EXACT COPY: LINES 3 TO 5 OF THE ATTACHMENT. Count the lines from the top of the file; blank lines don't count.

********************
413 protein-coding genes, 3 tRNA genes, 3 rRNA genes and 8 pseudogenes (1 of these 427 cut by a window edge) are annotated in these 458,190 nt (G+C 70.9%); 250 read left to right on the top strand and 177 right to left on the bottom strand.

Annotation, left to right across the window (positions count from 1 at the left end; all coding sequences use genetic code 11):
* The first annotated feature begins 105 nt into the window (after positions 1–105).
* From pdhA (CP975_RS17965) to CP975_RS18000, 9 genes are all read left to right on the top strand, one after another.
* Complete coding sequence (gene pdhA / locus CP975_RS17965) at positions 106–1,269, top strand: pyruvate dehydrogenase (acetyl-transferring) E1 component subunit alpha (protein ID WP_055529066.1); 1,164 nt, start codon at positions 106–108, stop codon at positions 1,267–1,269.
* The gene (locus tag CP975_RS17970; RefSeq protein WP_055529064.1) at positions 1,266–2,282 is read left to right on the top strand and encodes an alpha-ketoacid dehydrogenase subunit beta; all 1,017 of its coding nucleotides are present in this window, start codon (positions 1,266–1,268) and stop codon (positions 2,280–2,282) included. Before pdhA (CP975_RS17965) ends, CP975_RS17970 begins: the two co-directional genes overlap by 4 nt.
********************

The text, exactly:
* The first annotated feature begins 105 nt into the window (after positions 1–105).
* From pdhA (CP975_RS17965) to CP975_RS18000, 9 genes are all read left to right on the top strand, one after another.
* Complete coding sequence (gene pdhA / locus CP975_RS17965) at positions 106–1,269, top strand: pyruvate dehydrogenase (acetyl-transferring) E1 component subunit alpha (protein ID WP_055529066.1); 1,164 nt, start codon at positions 106–108, stop codon at positions 1,267–1,269.